Shen's Reading List

A classical painting of an opened book, held up against a row of books in the background.
Still Life with Books by Louis Block. Image Source: Wikimedia Commons

This is my reading list. It is a record of books that I am currently reading, or that I have read. I decided to keep a public reading list so I can better share the books that are on my mind with my friends and correspondents, as well as to help myself keep track of my reading. Reading is very important, to both the practice of Philosophy, as well as the pursuit of a contemplative life. This list is organised chronologically by the calendar week (there being approximately 52 weeks in a year), with the latest (i.e. current) entry on top.


Week 30 (2023-07-24):

After a long journey in the realms of fiction, with this week I'm starting to circle back into Philosophy, beginning with Anne Carson's beautiful thesis-turned-book, Eros the Bittersweet, a contemplative inquiry into the nature of love and desire.

Week 29 (2023-07-17):

This week, I am re-reading one of my all-time favourite novels, and a beloved classic. Bulgakov's The Master and Margarita is a wonderfully witty satire of life in the Soviet Union– but one of my favourite parts about it is actually Bulgakov's amazing portrayal of Pontius Pilate, which remains one of my favourite portrayals of Pilate in literature.

Week 28 (2023-07-10):

One of Elena Ferrante's newest novels: a coming-of-age story set in the neighbourhood of Elena's turn-of-the-century Naples. As well as Haruki Murakami's Sputnik Sweetheart, which is my first introduction to this author! I guess my readings this week are taking me into greater acquaintance with more Japanese authors.

  • Elena Ferrante's The Lying Lives of Adults
  • Haruki Murakami's Sputnik Sweetheart

Week 27 (2023-07-03):

I was familiar with Kazu Ishiguro by the way of his novel Klara and the Sun, but I never had the chance to read his greatest work till now. Supposedly, The Remains of the Day won him his Nobel Prize in literature. Having just completed it, I can see why. This week, I am also closing off my foray into Charlotte Brontë, by reading Wide Sargasso Sea, which is a re-imagining of Jane Eyre from the perspective of Bertha.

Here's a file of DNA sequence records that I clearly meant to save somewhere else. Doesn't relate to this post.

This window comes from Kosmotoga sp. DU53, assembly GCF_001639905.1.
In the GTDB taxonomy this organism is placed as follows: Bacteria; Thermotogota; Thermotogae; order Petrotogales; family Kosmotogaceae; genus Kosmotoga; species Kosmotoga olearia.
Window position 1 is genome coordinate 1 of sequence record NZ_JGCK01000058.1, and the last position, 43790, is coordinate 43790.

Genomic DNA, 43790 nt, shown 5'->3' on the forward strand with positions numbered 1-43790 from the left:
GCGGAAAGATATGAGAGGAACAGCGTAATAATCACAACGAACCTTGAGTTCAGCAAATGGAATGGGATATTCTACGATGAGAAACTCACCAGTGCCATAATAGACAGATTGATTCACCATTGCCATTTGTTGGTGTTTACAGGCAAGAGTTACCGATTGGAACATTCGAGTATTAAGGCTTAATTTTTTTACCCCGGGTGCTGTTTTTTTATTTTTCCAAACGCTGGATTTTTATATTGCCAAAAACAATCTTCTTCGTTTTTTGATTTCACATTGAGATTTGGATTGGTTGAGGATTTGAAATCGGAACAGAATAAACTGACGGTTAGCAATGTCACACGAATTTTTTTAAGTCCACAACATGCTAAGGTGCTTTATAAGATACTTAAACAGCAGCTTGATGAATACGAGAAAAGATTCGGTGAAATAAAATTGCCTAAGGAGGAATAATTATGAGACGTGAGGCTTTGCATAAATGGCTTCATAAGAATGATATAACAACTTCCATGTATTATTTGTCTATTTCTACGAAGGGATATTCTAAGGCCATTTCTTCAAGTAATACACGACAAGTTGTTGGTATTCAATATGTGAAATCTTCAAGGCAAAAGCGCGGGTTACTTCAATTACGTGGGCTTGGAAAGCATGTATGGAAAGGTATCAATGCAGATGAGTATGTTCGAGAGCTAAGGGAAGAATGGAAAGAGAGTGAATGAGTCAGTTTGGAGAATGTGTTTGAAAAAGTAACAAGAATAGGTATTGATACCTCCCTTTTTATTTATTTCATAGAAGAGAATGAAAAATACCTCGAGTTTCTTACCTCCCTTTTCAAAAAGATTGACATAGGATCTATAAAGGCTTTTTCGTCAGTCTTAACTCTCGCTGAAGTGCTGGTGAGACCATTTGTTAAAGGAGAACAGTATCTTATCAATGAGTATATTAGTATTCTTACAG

• The Remains of the Day by Kazuo Ishiguro
  • Wide Sargasso Sea, by Jean Rhys.

Week 26 (2023-06-26):

Week 25 (2023-06-19):

Week 24 (2023-06-12):

Week 23 (2023-06-05):

Week 22 (2023-05-29):

Week 21 (2023-05-22):

Week 20 (2023-05-15):

Week 19 (2023-05-08):

Week 18 (2023-05-01):

Week 18 (2023-05-01):

Week 17 (2023-04-24):

Week 16 (2023-04-17):

Week 15 (2023-04-10):

Week 14 (2023-04-03):

Weeks 9 to 13:

Unfortunately, I did not record any readings for these five weeks spanning the month of March.

Week 8 (2023-02-20)

  • Meno, by Plato
  • The Republic I, II, by Plato
  • Ideas I, by Husserl

Week 7 (2023-02-13)

Week 6 (2023-02-06):

Week 5 (2023-01-30)

Week 4 (2023-01-23)

Week 3 (2023-01-16)

During this week, I was way too busy with my work and my projects to begin any new books.

Week 2 (2023-01-09)

Week 1 (2023-01-02)


Week 52 (2022-12-26)

Week 51 (2022-12-19)

I decided to embark on the task of reading Elena Ferrante's Neapolitan Quartet, in the last weeks of 2022.

Weeks 47 – 50

[During this period, I did not record my readings.]

Week 46 (2022-10-14):

Week 45 (2022-10-07):

Week 44 (2022-10-31):

Week 43 (2022-10-24):

Week 42 (2022-10-17):

  • Empire Games Trilogy, by Charles Stross

Week 41 (2022-10-10):

  • Empire Games Trilogy, by Charles Stross

Week 40 (2022-10-03):

Week 39 (2022-09-26):

Week 38 (2022-09-19):

Week 37 (2022-09-12):

I wanted to begin Tolstoy's greatest novel this week– but I was caught off-guard by Milan Kundera! I read his novel, The Unbearable Lightness of Being, in what seemed like the span of a single evening.

Week 36 (2022-09-05):

Week 35 (2022-08-29):

Week 34 (2022-08-22):

I decided to start my initial forays into Romanian literature this week, beginning with Mircea Eliade's Gaudemus.

Week 33 (2022-08-15):

Starting this week, I'm beginning to feel confident enough in my Ancient Greek to translate some of Sappho's shorter fragments. Also, I realised that Callard's Apsiration wasn't as light as I'd thought!

Week 32 (2022-08-08):

Moving on to a book on a lighter topic, I will begin Aspirations by Agnes Callard.